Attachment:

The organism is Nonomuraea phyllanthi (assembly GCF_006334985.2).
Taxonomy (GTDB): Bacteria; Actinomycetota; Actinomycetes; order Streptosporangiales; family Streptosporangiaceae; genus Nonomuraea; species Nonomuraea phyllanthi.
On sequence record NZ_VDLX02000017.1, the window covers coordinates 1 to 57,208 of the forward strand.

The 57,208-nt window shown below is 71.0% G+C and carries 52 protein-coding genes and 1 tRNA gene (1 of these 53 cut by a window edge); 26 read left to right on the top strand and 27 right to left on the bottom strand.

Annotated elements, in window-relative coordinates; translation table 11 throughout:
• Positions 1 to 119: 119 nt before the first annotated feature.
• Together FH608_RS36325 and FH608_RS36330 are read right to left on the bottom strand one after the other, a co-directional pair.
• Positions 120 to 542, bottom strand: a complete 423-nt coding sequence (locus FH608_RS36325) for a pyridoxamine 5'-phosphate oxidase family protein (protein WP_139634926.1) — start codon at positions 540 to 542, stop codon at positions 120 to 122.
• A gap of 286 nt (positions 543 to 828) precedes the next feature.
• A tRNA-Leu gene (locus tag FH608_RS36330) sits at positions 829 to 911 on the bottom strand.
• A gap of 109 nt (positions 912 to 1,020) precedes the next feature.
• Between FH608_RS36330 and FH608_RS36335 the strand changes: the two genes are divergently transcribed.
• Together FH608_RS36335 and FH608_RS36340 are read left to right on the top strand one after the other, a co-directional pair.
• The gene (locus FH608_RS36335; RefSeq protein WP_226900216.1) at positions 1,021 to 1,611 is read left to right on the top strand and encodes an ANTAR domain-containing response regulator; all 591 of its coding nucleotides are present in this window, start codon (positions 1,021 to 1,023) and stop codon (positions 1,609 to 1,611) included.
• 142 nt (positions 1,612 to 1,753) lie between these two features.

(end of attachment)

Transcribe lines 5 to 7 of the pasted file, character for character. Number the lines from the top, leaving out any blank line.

Annotated elements, in window-relative coordinates; translation table 11 throughout:
• Positions 1 to 119: 119 nt before the first annotated feature.
• Together FH608_RS36325 and FH608_RS36330 are read right to left on the bottom strand one after the other, a co-directional pair.